Girl With Black Balloons Review

Saturday, June 19, 2010

The Edinburgh Film Festival was certainly in full swing this evening, with the usual throngs evident in and around the Filmhouse. There is a real buzz when you step into such an atmosphere and you can never predict who you’ll stand beside.

I’ve made my criticisms about this year’s line-up previously, so I won’t dwell on this aspect again. However thanks to corporate hospitality a few colleagues/friends and myself found ourselves in possession of tickets to see an hour long documentary called Girl with Black Balloons. Luckily looking at the range of documentaries on show in 2010 this was one that appealed and certainly surprised.

Held in the back of the Filmhouse, screen 3 is a tiny, intimate theatre that probably seats no more than 100 patrons. It’s been a few years since I was in this room but I’ve seen a few special films in my time within those walls and this was another. The director Corinne Van Der Borch was amongst us along with her editor (Laura Minnear) and introduced the film briefly, before returning for an informative Q&A session afterwards.

This was the World Premiere of the film and as I’ve said just a touch over an hour in length it certainly felt longer but in a positive way. Rather than detail the backdrop to this fascinating insight, I’ll just use the official synopsis:

'Bettina is said to be the most beautiful woman to have ever lived in the legendary Chelsea Hotel in New York City, according to residents, yet has hidden herself away in her studio for over 40 years.  She sleeps on a lawn-chair and surrounds herself with boxes stacked from floor to ceiling, filled with works of her art that have never seen the light of day. These boxes hide a stunning body of work - but it's come at a huge cost.  Her life as a reclusive guardian over her creativity and artwork inspires us to think about the world that we have each chosen for ourselves, how we are captive of it or freed by it.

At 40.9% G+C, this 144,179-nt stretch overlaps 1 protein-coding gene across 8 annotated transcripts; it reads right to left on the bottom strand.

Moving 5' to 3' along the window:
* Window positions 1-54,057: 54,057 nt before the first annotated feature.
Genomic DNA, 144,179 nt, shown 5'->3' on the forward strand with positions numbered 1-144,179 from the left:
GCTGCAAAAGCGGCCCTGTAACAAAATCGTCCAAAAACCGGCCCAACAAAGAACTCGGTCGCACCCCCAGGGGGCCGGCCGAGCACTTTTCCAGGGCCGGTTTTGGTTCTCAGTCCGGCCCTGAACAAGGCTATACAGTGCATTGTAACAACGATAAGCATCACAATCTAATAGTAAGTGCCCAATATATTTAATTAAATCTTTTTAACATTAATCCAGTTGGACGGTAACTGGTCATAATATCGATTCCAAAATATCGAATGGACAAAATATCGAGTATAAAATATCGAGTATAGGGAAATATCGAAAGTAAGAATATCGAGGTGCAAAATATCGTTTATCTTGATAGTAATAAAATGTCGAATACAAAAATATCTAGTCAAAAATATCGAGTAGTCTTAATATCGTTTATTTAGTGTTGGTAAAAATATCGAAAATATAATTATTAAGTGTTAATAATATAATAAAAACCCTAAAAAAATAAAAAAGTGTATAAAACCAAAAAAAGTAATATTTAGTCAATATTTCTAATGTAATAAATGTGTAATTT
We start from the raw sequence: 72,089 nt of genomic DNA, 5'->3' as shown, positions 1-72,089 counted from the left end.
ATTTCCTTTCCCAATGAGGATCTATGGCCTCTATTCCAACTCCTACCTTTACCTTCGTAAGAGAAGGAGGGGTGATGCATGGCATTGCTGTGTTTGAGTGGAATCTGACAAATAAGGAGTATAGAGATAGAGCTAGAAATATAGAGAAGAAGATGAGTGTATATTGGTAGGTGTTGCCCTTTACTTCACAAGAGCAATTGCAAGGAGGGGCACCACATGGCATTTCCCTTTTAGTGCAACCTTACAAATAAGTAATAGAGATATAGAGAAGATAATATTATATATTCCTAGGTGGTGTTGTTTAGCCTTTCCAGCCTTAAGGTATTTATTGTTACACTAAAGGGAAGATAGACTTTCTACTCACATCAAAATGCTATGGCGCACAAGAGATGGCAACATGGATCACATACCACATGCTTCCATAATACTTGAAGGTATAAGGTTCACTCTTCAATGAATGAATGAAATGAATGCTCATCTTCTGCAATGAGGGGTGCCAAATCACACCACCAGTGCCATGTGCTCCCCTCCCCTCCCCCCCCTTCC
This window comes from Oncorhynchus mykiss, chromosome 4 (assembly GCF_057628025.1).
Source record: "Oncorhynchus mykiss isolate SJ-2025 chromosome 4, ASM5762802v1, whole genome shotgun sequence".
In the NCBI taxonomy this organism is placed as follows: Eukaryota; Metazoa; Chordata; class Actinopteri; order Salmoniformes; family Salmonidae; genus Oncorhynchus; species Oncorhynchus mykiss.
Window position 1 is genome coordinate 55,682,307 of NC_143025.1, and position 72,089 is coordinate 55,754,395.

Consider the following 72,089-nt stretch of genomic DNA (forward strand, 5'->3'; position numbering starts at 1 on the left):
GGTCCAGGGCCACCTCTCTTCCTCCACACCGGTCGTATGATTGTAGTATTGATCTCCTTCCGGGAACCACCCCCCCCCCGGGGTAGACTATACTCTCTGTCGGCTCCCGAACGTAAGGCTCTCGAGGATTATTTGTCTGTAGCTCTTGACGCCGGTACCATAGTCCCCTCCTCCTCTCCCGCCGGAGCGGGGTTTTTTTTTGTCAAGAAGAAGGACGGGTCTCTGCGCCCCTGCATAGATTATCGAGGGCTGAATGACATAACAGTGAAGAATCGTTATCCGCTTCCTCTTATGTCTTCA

For the viewer it’s a remarkable journey, one that leaves so many questions that not even Corinne could answer fully. Bettina is a real character. We learn so much about the physical world she inhabits but little about her background or what enables her financially to survive. Yet her art is clearly from someone extremely talented and remarkably unseen now.'

Our group universally enjoyed the film and it prompted some debate afterwards in the bar area, where we managed to met Corinne’s husband and daughter before adding our comments to a film poster for Bettina. Interestingly we all took different things from the journey that unfolded on screen. There are clear moments of surprise, horror and humour that gel into an extremely personal, frank and memorable piece of cinema. I’m not sure how you can access this film but I would stress that you try and do so when distribution is arranged.

The official website is here and the team behind the film are trying to raise funds for the film. I’ll certainly be putting my money where my mouth is and I’d recommend you at least take a look.

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